Knowing When to Take Antibiotics for Lyme Disease
The idea of getting Lyme disease from a tick bite is frightening. It’s clear that the earlier you are treated the better chance you have of a full and rapid recovery. Since Lyme disease tests don’t provide accurate results early on and can be unreliable how can you know when you need treatment?
So if there’s a concern that a patient may have been exposed to Lyme disease, but it’s too early for that patient to have symptoms, what is the treatment?
The treatment for a tick bite — assuming that the tick has been on you for at least 24 hours [but] it hasn’t been on you for more than 72 hours, and it’s a deer tick — would be 200 milligrams of Doxycycline for an older child or an adult. Treatment at that stage is really to prevent Lyme disease.
But if a person is showing Lyme symptoms, such as a rash or a fever and muscle aches, is that patient beyond the window of time in which a small dose of antibiotics can possibly help?
That’s correct. The 200-milligram dose of Doxycycline is to prevent Lyme disease. What you’re describing — having symptoms of a rash or a fever — that’s established Lyme disease and requires a longer course of antibiotics.
What about the message that the medical community has been sending for years — that overuse of antibiotics can contribute to the problem of antibiotic-resistant bacteria? Could we be contributing to that problem by having people take small doses of antibiotics as soon as they think they’ve been bitten?
I think taking a 200-milligram dose of Doxycycline one time is very unlikely to contribute to all of the badness that we are creating on our planet based on resistance patterns of antibiotics. To the extent that we’re preventing a disease that we would then be treating for 10 days or two weeks or three weeks of antibiotics, we’re eliminating the need for a longer course of antibiotics.
– via wbur
Prevention is Even Better Than Cure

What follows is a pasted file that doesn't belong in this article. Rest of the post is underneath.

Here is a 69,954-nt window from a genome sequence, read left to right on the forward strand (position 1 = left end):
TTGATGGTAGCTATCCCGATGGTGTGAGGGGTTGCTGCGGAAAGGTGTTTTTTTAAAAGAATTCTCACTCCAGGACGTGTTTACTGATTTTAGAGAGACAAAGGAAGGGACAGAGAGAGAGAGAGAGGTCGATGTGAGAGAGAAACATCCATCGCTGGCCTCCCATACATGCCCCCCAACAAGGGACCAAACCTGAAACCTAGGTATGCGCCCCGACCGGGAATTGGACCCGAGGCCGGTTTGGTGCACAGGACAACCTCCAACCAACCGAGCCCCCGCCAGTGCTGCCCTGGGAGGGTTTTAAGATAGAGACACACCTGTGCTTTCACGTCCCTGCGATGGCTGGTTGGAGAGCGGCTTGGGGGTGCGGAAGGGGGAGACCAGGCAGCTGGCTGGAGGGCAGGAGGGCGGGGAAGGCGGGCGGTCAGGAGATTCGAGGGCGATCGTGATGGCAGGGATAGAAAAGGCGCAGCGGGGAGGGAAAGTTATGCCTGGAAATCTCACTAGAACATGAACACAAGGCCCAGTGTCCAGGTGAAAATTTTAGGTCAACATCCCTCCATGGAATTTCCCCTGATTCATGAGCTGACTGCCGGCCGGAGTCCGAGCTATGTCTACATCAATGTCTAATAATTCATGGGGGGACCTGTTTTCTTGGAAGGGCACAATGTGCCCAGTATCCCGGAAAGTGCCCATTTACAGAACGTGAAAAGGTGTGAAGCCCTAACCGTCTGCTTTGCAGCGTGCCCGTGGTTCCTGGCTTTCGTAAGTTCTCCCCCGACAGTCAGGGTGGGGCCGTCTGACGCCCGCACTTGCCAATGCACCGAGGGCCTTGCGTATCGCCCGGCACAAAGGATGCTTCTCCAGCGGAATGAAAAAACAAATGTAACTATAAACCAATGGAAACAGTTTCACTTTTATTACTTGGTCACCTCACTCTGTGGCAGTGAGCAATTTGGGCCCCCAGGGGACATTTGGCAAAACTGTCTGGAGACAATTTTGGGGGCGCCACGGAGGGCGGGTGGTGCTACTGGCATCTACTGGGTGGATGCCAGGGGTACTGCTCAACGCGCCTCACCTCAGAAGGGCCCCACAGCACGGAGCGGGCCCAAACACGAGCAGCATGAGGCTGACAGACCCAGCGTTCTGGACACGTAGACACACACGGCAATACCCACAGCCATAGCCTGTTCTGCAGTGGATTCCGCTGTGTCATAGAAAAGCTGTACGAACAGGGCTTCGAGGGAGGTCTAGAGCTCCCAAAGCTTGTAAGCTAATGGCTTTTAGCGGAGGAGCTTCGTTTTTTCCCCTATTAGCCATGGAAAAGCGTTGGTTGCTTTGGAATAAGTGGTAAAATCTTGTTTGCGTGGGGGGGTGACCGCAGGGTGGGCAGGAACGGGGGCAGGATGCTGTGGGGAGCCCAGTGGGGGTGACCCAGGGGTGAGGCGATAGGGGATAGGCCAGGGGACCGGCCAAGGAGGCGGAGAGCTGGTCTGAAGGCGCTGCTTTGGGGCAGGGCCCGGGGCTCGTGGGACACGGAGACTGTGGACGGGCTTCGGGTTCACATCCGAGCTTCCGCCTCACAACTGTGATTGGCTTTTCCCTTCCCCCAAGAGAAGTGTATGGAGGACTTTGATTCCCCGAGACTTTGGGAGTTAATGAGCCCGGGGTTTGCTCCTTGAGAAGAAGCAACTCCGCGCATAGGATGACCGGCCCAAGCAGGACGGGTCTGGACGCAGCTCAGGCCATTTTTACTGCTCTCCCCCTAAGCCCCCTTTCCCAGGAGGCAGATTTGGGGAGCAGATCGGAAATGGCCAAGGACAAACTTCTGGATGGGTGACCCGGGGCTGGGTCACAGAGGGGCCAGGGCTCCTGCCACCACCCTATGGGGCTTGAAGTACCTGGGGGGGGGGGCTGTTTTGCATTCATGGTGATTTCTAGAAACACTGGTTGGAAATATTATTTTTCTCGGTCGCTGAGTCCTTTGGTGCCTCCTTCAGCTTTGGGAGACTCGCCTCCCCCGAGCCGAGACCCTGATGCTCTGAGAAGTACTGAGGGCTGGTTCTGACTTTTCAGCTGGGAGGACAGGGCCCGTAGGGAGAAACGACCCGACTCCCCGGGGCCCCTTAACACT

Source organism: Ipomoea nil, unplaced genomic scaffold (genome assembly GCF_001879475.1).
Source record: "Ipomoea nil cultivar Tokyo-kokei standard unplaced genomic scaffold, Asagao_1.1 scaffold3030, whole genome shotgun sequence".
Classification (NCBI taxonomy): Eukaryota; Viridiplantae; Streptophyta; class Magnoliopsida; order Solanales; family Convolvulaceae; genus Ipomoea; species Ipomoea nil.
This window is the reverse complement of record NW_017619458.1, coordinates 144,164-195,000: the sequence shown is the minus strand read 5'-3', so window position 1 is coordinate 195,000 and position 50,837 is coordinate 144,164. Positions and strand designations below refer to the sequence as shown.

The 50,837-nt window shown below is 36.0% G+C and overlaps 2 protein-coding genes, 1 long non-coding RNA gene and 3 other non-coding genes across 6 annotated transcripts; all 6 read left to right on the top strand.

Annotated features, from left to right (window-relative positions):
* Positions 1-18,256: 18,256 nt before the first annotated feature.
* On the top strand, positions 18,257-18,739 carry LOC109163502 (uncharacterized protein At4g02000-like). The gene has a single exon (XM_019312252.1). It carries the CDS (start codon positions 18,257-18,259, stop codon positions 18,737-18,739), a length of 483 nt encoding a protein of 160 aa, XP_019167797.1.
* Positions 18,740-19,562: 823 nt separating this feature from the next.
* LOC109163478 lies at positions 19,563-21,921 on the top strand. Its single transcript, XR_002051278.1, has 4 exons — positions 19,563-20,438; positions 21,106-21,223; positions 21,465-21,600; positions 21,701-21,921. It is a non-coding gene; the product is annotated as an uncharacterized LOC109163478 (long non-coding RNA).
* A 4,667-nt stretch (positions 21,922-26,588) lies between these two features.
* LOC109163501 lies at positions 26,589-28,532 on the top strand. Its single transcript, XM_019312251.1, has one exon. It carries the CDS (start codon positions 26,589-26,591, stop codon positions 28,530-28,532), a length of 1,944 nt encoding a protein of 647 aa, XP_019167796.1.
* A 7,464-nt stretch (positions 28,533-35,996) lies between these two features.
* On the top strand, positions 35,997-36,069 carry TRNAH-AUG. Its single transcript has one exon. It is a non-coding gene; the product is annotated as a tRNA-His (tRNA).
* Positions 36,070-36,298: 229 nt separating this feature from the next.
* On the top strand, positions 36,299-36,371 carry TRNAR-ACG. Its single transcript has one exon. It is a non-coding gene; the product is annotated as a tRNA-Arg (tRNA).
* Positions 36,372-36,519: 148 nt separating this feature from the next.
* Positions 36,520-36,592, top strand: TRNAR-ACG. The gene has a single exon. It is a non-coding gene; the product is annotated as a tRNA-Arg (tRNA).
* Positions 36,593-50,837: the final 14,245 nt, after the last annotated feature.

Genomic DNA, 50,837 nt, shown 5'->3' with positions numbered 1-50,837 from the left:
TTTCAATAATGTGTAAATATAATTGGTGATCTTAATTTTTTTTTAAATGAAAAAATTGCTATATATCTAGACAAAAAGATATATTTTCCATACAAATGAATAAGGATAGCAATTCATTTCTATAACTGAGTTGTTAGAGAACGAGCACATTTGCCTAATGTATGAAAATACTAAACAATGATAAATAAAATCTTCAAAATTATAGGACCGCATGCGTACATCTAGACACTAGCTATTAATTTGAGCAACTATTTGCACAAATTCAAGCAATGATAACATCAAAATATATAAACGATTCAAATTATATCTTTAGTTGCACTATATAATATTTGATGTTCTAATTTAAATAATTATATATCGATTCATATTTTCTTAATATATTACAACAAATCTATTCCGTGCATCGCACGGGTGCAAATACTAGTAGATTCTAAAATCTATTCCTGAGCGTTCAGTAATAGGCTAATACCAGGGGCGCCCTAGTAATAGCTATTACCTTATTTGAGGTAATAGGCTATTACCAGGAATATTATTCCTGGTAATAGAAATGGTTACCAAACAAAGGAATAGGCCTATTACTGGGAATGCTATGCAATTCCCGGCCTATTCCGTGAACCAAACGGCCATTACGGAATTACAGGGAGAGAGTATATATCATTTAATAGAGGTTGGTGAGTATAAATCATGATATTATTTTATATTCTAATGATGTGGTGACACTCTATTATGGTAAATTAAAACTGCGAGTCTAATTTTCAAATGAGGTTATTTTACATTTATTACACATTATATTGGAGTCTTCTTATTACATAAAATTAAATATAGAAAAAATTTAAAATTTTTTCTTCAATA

It’s good to know that Doxycycline can be used to prevent the start of Lyme disease if you have been bitten by a deer tick and can be used to treat the disease over a longer course once it starts. However, the best course is to prevent getting Lyme disease.
If you live in an area where Lyme disease is common or visit one and are outdoors in areas where ticks could thrive, the suggestions below about preventing infection and when to seek medical treatment are worth consideration.
Perform a tick check and remove attached ticks:
The transmission of B. burgdorferi (the bacteria that causes Lyme disease) from an infected tick is unlikely to occur before 36 hours of tick attachment. For this reason, daily checks for ticks and promptly removing any attached tick that you find will help prevent infection. Embedded ticks should be removed using fine-tipped tweezers. DO NOT use petroleum jelly, a hot match, nail polish, or other products. Grasp the tick firmly and as closely to the skin as possible. With a steady motion, pull the tick’s body away from the skin. The tick’s mouthparts may remain in the skin, but do not be alarmed. The bacteria that cause Lyme disease are contained in the tick’s midgut. Cleanse the area with an antiseptic.
Taking preventive antibiotics after a tick bite:
The relative cost-effectiveness of post-exposure treatment of tick bites to avoid Lyme disease in endemic areas (areas where the disease is known to occur regularly) is dependent on the probability of B. burgdorferi infection after a tick bite. In most circumstances, treating persons who only have a tick bite is not recommended. Individuals who are bitten by a deer tick should remove the tick and seek medical attention if any signs and symptoms of early Lyme disease, ehrlichiosis, or babesiosis develop over the ensuing days or weeks.
– via MedicineNet
Do you do daily tick checks for yourself and your family when you have spent time outdoors?